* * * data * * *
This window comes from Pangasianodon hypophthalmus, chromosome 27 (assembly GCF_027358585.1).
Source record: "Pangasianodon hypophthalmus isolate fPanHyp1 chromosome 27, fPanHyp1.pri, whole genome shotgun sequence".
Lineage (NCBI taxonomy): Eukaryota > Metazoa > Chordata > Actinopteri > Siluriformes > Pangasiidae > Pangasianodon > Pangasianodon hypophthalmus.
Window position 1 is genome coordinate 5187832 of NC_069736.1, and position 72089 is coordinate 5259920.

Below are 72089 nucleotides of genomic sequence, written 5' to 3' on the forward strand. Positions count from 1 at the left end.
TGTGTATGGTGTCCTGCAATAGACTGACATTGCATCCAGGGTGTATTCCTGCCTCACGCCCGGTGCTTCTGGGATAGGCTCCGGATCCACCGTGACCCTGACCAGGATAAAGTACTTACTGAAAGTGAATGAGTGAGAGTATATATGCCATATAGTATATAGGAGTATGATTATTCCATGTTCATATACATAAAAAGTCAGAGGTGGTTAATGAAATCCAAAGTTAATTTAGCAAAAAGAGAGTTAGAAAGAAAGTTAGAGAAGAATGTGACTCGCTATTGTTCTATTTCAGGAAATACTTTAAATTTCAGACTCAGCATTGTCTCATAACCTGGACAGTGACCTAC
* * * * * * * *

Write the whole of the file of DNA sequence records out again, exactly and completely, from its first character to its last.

This window comes from Pangasianodon hypophthalmus, chromosome 27 (assembly GCF_027358585.1).
Source record: "Pangasianodon hypophthalmus isolate fPanHyp1 chromosome 27, fPanHyp1.pri, whole genome shotgun sequence".
Lineage (NCBI taxonomy): Eukaryota > Metazoa > Chordata > Actinopteri > Siluriformes > Pangasiidae > Pangasianodon > Pangasianodon hypophthalmus.
Window position 1 is genome coordinate 5187832 of NC_069736.1, and position 72089 is coordinate 5259920.

Below are 72089 nucleotides of genomic sequence, written 5' to 3' on the forward strand. Positions count from 1 at the left end.
TGTGTATGGTGTCCTGCAATAGACTGACATTGCATCCAGGGTGTATTCCTGCCTCACGCCCGGTGCTTCTGGGATAGGCTCCGGATCCACCGTGACCCTGACCAGGATAAAGTACTTACTGAAAGTGAATGAGTGAGAGTATATATGCCATATAGTATATAGGAGTATGATTATTCCATGTTCATATACATAAAAAGTCAGAGGTGGTTAATGAAATCCAAAGTTAATTTAGCAAAAAGAGAGTTAGAAAGAAAGTTAGAGAAGAATGTGACTCGCTATTGTTCTATTTCAGGAAATACTTTAAATTTCAGACTCAGCATTGTCTCATAACCTGGACAGTGACCTAC